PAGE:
At the Casey Martin trial in Oregon last week, Richard Ferris, the chairman of the PGA Tour's policy board, set off a bombshell in the ranks of the old guard when he tried to explain why carts are allowed on the Senior tour. "The Senior tour is not competition at its highest level," he said. "The Senior tour is nostalgia."
It didn't take long for Arnold Palmer, leading the charge, to respond. "I don't think there's anything nostalgic about it," Arnie said. "It's a tour, just like any other tour. It's very competitive."
The simple truth is, the Senior tour is about both nostalgia and competition. One of the attractions of a senior golf tournament is that it provides galleries with what is often a dramatic finish on Sunday afternoon—the 10-hole sudden-death playoff between David Graham and Dave Stockton two weeks ago, for instance—and an encore, an opportunity to cheer yesterday's heroes. See Arnie and remember Cherry Hills, Jack and all those green jackets, Lee and his rubber snake at Merion.
Competing at the LG Championship in Naples, Fla., last week was an aging warrior who evoked a different sort of nostalgia, one for the early days of the Senior tour almost two decades ago. Don January, the 1967 PGA champion, was the Hale Irwin of his day, an uncharismatic player dominating the over-the-hill gang. January is the answer to the trivia question, Who won the first official Senior tour event, the Atlantic City International in 1980? During the first five years of the tour January always finished either first or second on the money list, and his 22 Senior victories put him in a tie for fourth on the alltime list.
January is one of just three active players—Charlie Sifford and Palmer are the others—to have been born in the Roaring Twenties. But whereas Arnie's appearances on the tour are largely ceremonial these days, January is still a force, especially among the MasterCard Champions, the players 60 and over. He has won 35 of the SuperSenior events, those 36-hole tournaments within the regular tournament, nearly twice as many victories as any other active player.
Last Friday and Saturday at Naples, January put together even-par rounds of 72 that had him a stroke ahead of Irwin and Dave Stockton, four better than Graham, who had won the week before, and 15 ahead of Palmer. On Sunday, January slipped to a 78, but even so, he finished in the middle of the field.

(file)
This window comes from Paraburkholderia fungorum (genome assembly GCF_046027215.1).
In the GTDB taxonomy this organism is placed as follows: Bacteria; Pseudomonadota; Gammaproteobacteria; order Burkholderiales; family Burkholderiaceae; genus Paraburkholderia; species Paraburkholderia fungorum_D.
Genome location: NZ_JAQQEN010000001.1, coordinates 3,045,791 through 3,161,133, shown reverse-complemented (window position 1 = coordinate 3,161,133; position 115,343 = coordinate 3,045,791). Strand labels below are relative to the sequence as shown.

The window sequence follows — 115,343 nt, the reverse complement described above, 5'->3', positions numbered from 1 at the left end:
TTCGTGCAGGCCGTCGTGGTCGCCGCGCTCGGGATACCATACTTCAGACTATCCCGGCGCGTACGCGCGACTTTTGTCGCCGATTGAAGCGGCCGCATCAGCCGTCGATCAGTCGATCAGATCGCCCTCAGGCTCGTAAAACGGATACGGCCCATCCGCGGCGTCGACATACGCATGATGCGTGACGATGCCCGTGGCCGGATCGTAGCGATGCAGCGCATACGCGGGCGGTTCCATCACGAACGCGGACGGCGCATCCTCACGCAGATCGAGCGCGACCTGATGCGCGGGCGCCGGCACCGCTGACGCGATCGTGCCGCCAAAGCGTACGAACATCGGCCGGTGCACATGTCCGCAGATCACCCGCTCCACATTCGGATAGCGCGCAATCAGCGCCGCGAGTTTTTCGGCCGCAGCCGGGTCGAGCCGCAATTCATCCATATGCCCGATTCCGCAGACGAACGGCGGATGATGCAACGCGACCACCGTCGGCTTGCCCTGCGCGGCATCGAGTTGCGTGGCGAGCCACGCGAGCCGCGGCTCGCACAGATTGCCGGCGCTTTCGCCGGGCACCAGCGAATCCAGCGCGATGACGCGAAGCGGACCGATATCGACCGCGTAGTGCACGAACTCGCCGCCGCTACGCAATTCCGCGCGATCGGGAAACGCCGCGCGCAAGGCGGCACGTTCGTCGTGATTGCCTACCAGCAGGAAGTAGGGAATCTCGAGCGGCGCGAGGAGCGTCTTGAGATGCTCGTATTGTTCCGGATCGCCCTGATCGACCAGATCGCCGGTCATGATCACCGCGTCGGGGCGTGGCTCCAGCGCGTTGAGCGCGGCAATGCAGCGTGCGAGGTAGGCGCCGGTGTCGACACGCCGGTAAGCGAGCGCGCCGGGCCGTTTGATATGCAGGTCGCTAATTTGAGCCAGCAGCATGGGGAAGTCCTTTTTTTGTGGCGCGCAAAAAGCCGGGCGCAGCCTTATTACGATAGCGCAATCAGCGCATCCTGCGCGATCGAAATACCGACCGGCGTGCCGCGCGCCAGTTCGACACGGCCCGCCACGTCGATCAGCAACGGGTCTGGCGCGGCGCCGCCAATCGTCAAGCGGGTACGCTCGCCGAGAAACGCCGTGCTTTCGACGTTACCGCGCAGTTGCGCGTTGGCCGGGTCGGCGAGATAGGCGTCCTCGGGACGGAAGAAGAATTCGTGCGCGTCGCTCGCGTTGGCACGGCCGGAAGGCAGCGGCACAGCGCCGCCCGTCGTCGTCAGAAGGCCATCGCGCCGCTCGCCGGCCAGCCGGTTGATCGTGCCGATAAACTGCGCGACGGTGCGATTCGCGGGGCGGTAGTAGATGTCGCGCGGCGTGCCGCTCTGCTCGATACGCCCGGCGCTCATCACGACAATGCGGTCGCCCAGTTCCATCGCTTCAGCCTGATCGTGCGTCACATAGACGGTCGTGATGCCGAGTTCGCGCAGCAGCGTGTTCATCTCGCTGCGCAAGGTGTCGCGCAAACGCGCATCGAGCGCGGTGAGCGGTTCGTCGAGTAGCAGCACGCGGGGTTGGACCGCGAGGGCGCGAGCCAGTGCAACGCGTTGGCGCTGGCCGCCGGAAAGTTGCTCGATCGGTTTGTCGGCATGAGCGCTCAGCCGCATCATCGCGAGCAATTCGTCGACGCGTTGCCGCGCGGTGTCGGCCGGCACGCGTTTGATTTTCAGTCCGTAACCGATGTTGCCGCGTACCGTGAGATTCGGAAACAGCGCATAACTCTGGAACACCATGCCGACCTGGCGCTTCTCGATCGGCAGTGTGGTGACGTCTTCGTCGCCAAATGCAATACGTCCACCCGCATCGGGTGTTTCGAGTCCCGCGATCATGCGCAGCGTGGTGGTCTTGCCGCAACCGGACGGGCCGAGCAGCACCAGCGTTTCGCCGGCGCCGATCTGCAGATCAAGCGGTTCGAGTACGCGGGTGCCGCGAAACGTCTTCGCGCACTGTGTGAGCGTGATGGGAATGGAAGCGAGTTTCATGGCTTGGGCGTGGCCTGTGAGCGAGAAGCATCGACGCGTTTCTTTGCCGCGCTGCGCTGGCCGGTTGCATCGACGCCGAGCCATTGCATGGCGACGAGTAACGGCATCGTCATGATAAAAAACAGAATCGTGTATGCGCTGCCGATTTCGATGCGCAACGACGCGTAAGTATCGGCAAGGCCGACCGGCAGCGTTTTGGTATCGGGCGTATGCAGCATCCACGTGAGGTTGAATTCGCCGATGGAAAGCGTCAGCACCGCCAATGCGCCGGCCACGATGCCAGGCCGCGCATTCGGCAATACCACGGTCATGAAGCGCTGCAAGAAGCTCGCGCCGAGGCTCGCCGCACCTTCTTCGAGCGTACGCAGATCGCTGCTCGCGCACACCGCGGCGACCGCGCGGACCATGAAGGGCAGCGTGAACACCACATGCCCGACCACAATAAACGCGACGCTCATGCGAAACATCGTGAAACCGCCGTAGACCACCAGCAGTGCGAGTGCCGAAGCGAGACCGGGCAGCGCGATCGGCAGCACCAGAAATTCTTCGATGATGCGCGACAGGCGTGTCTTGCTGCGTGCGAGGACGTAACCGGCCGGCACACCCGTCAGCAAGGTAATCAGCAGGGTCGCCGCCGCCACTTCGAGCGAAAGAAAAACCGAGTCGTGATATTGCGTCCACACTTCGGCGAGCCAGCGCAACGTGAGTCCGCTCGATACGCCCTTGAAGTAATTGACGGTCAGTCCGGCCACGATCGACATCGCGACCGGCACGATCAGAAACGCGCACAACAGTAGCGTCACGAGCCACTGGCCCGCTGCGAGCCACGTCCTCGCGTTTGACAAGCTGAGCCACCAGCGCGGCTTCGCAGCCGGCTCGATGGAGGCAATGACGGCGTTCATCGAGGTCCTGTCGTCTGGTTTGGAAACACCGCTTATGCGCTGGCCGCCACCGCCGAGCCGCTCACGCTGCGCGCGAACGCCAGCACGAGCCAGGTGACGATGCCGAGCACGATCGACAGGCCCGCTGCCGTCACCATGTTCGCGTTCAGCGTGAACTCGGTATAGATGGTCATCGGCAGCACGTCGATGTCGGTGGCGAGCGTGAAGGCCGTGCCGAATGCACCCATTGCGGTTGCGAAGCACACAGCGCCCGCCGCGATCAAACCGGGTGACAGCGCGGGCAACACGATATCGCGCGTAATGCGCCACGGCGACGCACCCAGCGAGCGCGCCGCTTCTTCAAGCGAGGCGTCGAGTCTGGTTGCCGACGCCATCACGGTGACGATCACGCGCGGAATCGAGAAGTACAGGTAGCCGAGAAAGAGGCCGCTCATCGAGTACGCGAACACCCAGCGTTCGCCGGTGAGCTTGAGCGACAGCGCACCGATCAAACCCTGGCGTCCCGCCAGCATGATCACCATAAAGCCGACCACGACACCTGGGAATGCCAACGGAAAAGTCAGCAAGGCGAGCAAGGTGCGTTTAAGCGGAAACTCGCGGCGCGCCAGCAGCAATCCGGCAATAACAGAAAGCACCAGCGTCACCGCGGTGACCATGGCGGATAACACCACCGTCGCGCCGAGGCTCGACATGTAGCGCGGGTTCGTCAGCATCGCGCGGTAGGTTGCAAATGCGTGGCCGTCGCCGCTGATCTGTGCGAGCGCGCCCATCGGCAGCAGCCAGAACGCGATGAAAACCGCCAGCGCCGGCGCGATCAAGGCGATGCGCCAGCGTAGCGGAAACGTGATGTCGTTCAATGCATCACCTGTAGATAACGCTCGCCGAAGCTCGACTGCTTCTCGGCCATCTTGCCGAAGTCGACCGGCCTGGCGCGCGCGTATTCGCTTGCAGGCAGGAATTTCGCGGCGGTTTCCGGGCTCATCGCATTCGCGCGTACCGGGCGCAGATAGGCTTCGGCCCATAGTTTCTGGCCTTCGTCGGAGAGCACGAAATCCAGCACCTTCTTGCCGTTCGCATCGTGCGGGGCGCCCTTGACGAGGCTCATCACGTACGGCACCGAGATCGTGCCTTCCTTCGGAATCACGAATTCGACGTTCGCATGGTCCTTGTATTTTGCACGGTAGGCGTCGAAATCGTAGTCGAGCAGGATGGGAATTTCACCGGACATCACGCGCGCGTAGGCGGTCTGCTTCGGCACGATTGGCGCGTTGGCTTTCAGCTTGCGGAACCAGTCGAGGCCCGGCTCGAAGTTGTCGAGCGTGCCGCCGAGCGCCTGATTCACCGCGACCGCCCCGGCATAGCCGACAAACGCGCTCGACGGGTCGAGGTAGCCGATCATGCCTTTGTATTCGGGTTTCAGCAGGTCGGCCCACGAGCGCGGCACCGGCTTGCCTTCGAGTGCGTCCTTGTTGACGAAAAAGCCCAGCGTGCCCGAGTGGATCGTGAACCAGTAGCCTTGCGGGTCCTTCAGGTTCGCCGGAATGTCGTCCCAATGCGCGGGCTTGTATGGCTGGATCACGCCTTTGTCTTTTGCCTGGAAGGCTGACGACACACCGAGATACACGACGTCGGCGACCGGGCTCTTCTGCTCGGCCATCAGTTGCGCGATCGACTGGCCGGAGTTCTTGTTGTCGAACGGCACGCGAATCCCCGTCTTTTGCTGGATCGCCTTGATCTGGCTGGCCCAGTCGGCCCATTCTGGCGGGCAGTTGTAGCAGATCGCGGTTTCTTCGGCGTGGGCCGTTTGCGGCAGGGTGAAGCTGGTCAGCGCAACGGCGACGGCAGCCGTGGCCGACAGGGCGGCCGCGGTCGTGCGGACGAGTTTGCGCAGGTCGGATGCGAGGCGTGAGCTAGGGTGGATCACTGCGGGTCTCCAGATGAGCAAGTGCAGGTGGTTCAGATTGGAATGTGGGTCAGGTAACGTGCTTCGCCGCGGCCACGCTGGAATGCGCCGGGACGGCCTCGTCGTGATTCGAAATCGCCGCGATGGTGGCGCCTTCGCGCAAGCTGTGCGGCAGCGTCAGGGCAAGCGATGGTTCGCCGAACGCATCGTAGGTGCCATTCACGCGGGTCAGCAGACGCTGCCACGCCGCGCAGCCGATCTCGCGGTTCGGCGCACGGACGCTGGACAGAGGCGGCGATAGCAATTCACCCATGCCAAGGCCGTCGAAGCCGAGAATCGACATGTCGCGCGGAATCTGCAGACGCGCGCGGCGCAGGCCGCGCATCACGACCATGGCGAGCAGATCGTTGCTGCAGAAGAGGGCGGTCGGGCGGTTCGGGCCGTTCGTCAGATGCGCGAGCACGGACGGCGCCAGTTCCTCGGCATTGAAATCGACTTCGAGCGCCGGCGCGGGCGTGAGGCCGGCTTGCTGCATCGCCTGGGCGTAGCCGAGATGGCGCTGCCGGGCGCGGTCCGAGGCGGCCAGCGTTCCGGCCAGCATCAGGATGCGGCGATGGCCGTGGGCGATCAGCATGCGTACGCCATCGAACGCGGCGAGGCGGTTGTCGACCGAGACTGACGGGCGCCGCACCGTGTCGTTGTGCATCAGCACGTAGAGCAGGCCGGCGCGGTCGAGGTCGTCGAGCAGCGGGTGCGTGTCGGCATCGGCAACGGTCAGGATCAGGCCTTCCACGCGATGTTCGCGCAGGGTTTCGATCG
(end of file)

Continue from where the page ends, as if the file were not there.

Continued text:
Superficially, at least, he resembled the same old January as he strolled slowly down the fairways, his face wrinkled by the sun from a lifetime of golf, looking not unlike a gunslinger from an old Western. Alas, he is no longer one-iron thin.
"I was always skinny and smoked," he says. "Smoking always blunted my appetite. I could drink and smoke as much as I wanted because I always stayed the same weight. Then they made me stop smoking and drinking, and I gained 50 pounds the first three months. My wife told me that my grandkids are going to wonder why I have the nickname Slim. That's what they call me back home in Dallas."
January does not intend to go on forever, and in fact once quit the regular Tour. In 1972 he tossed his clubs into a closet and embarked on a career in golf course construction. "I had no intention of coming back," he says. "Then came the recession of '74. Nobody had any work, and I had kids to put through college, so the next year I returned. I laugh at the things I said when I was a young man about how long I was going to play. I was in a bar with someone I used to travel with, and at another table was a guy who'd been on the Tour 14 or 15 years. I said, 'That's never going to happen to me. I'll be out here nine years tops and then I'm gone.' Hell, that was 40 years ago."
As he left the scorer's tent after his second round last week, a group of youngsters asked him for his autograph. Afterward, he laughed. "They didn't know who the hell I was," he said. "Maybe their fathers do. I'm just a damned old pro from Dallas, Texas, who was lucky enough to have a swing that lasted for a while. That's what I am."